eISSN: 1897-4295
ISSN: 1734-9338
Advances in Interventional Cardiology/Postępy w Kardiologii Interwencyjnej
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SCImago Journal & Country Rank
3/2021
vol. 17
 
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Image in intervention

Percutaneous closure of paravalvular leak (fistula) between aorta and left atrium using echocardiographic guidance

Joanna M. Kirsch
1
,
Tomasz Witkowski
2
,
Marcin Protasiewicz
2
,
Piotr Brzozowski
1
,
Krzysztof Reczuch
3
,
Wiktor Kuliczkowski
2

1.
Doctor Intern, Wroclaw University Hospital, Wroclaw, Poland
2.
Department of Cardiology, Wroclaw Medical University, Wroclaw, Poland
3.
Department of Heart Diseases, Wroclaw Medical University, Wroclaw, Poland
Adv Interv Cardiol 2021; 17, 3 (65): 317–318
Online publish date: 2021/09/20
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- percutaneous closure.pdf  [0.10 MB]
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We present a case of a 67-year-old woman who was admitted to the hospital due to suspicion of a paravalvular leak around the artificial aortic valve. The patient had undergone the procedure of simultaneous implantation of aortic and mitral mechanical valves 8 years before the current problem: in both the aortic and the mitral position. Carbomedics valves were implanted in order to treat native valve stenosis. The patient complained of dyspnea, reduced physical exercise tolerance and atypical chest pain for 7 months. Transthoracic echocardiography revealed good function of the artificial valves with normal left ventricle ejection fraction, whereas transesophageal echocardiography (TEE) showed leakage (a fistula) in the anterior part of the aortic ring in the direction towards the left atrium. Neither computed tomography (CT) angiography nor coronarography showed evident features of the fistula. After consultation with the Heart Team, the patient was qualified for percutaneous closure of the fistula. The procedure was conducted through right femoral access. As we were not able to visualize the leak on fluoroscopy, the whole procedure was guided using TEE (Figure 1). The passage through the aortic paravalvular leakage towards the left atrium was obtained using the Sion guidewire. Then, using the telescopic technique a 5F diagnostic catheter was introduced. After replacing the soft guidewire with a stiff one, an AR1 6F diagnostic catheter was used. Then, a 90 cm Cook 6F vascular sheath was inserted into the left atrium. The attempt to close the leakage with a 1 Amplatzer Vascular Plug III (AVP III) 6 × 3 mm failed, as even after positioning the device in the fistula significant leakage was present, despite the fact that previous measurements in the TEE suggested that 1 AVP III was sufficient. The leak was finally successfully closed with 2 AVP III 6 × 3 mm devices. The second device was added sequentially, while first one was held on the delivery system. Both devices were then implanted simultaneously. The multiplug approach with AVP III devices is a well-documented technique for transcatheter paravalvular leak closure [1]. The patient was discharged in good overall condition 1 day after the procedure. A follow-up visit after 12 months confirmed good clinical and echocardiographic effects of the procedure. The patient did not complain of dyspnea, chest pain or loss of consciousness.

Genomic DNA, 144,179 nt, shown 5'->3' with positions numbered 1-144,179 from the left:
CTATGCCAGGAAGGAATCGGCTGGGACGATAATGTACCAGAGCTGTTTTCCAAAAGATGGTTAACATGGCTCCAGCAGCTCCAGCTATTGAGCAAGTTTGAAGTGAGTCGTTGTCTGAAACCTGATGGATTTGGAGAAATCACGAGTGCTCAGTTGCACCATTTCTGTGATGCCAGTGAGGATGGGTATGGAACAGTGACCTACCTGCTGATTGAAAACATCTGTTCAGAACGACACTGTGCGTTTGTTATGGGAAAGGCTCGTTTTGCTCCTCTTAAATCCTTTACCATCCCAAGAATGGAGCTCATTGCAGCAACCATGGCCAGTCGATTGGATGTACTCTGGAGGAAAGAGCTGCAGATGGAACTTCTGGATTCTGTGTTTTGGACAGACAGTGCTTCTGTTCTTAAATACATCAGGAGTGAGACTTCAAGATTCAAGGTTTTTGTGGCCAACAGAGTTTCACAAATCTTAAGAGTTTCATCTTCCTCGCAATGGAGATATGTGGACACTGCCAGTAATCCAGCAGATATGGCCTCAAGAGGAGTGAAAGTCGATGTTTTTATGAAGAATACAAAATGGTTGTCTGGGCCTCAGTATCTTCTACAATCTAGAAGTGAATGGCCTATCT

Figure 1

A – Transesophageal echocardiography, the mid-esophageal long-axis view (120°). The yellow arrow points to the prosthetic mechanical valve in the mitral position, the red arrow points to the prosthetic mechanical valve in the aortic position. B – The same image as in panel A with color Doppler imaging showing paravalvular leak originating from the aortic bulb and flowing into the left atrium (white arrow points to the origin of the jet in the aortic bulb). C – Transesophageal echocardiography. Three-dimensional reconstruction showing position of the implanted AVP III devices (white arrows). D – Transesophageal echocardiography, the mid-esophageal long-axis view (120°). Color Doppler imaging showing the absence of a previously present paravalvular leak. The red arrows point to the benign transprosthetic jets of the mechanical valve in the mitral position

LA – left atrium, LV – left ventricle, Ao – aorta.

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According to the literature, a fistula between the ascending aorta and the atrium is a rare condition [2]. The most common causes of this type of fistula are endocarditis and aortic aneurysms complicated with aortic dissection, but neither of these causes was present in our patient. This type of fistula is closed with an open surgical approach in almost 75% of cases. Percutaneous intervention is less frequent and is used in about 10% of cases [1], but as our case showed, it can still be an effective method of treatment. This case demonstrates that sometimes this type of leakage can only be seen in TEE so great caution is advised.

Conflict of interest

The authors declare no conflict of interest.

References

1 

Smolka G, Pysz P, Jasiński M, et al. , authors. Multiplug paravalvular leak closure using Amplatzer Vascular Plugs III: a prospective registry. Catheter Cardiovasc Interv. 2016. 87:p. 478–87

2 

Jainandunsing JS, Linnemann R, Bouma W, et al. , authors. Aorto-atrial fistula formation and closure: a systematic review. J Thorac Dis. 2019. 11:p. 1031–46

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